on 02-Nov-2011 04:34
#infosec #apt Advanced persistent threats are the new black in security. A more context-aware architecture may help avoid compromise and the ensuing ambush.
Meet the new attack, same as the old attack. That’s because it is an old attack. Really. It’s an attack that’s already been executed, the results of which have lain dormant waiting for the highest bidder to lease it out. Advanced persistent threats or APT are not new, but because of their longevity are only beginning to receive the attention they deserve. An APT is so named because the exploit mechanism is deposited long before it may be used. Compromise of systems is desired not to steal information or resources today, but down the road. Trojans and other malware are embedded in compromised systems and later on leased out for use in attacks – either for their resources or the access to internal networks they provide.
This class of threat was recently named responsible for the attacks that hit RSA and is thought to have affected 760 other organizations, many of them high-profile sites such as Google, Microsoft, and a significant percentage of Fortune 100 organizations.
Hundreds of Organizations Targeted in Attack That Hit RSA
The attack that hit RSA earlier this year appears to have hit computer systems at other organizations as well. Information obtained from an undisclosed source suggests that at least 760 other organizations were compromised in the same set of attacks. The organizations listed have computer systems that were found to be checking in for instructions with the same infrastructure that was used in the RSA attack. Some of those listed are Internet service providers (ISPs) and are probably listed because subscribers were infected. Some of those on the list are anti-virus companies and may appear on the list because they deliberately infected systems with malware in an attempt to reverse-engineer. The attack used more than 300 command and control networks located primarily in China and South Korea.
One of the most common suggested mitigations is to simply deny access to resources and applications based on country, as the majority of control and command networks indicated a location of China and South Korea. While this is certainly a valid approach, many organizations – particularly those with a highly-global customer or employee base – simply cannot afford to cut off entire countries from access. But the threat specifically from those areas is valid and should be addressed. To ignore it is to invite peril.
A less disruptive (and drastic) solution may be found in a more dynamic, aware infrastructure architecture. Rather than establish a very negative security posture, i.e. deny all from country X and Y, it might be advantageous to simply subject requests and traffic coming from specific countries or domains to additional scrutiny. While many organizations apply such scrutiny by default., it can be a source of undesirable latency in communications and therefore either not universally applied or applied with less depth of scrutinization. Thus it may be desirable to pre-screen all requests or merely a subset based on geo-location or domain.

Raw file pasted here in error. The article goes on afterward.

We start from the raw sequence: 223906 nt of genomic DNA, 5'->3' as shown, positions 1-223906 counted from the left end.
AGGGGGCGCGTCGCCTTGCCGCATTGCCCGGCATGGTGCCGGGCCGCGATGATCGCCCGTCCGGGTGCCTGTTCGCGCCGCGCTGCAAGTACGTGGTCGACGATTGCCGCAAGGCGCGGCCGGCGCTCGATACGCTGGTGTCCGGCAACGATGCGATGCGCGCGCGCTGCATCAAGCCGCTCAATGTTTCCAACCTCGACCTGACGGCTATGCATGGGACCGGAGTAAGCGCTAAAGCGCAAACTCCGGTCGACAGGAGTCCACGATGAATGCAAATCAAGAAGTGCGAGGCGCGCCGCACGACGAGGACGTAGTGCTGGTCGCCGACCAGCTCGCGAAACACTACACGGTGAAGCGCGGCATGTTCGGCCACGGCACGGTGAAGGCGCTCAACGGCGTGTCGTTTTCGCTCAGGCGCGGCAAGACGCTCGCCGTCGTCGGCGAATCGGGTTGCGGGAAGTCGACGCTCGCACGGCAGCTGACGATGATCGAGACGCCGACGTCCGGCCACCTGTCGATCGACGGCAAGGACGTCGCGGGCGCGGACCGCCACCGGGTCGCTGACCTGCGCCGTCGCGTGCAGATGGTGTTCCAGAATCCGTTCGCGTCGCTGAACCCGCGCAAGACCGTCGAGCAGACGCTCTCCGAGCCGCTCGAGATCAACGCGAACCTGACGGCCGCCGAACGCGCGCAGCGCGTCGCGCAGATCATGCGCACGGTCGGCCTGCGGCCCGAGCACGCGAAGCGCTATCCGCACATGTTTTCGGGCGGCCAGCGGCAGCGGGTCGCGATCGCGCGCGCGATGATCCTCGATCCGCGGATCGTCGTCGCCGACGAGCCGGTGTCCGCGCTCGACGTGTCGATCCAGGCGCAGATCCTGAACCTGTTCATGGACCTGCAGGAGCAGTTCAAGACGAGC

The goal in both cases is to architect a data flow process that enables deeper scrutiny only when necessary to avoid performance penalties. To achieve this requires leveraging a strategic point of control to make decisions based on the identified variables.
A context-aware, dynamic application delivery controller provides the means by which such routing can easily be achieved.
While application delivery controllers are generally associated with load balancing – and specifically load balancing of applications – they can also be used to dynamically route traffic to both applications and infrastructure. This capability enables scale of both infrastructure and application resources and a more efficient, intelligent architecture.
Using the inspection capabilities of an application delivery controller – typically topologically at the edge of the network and one of the first network components to receive inbound traffic – allows policies to be enforced that route requests inbound from identified networks, domains, users, or even devices to either the application or security infrastructure for further analysis. Using this same inspection capability further allows for tracking of inbound requests such that once a particular session has been “cleared” by both the application delivery controller and the security infrastructure, it can be routed directly to the application, eliminated the additional latency associated with deeper analysis by security components.
While certainly not a panacea, a more capable infrastructure architecture provides the opportunity to better screen inbound traffic – particularly when identified as having a higher risk of bearing a malicious payload – without compromising on performance for traffic not identified as a potential risk or already having been evaluated and cleared as legitimate.
There are certainly other data flow processes and architectures that can be designed to assist in identifying the source of advanced persistent threats. The key is a flexible infrastructure that can provide the visibility of context associated with every request and the control required to trigger and enforce such a flow.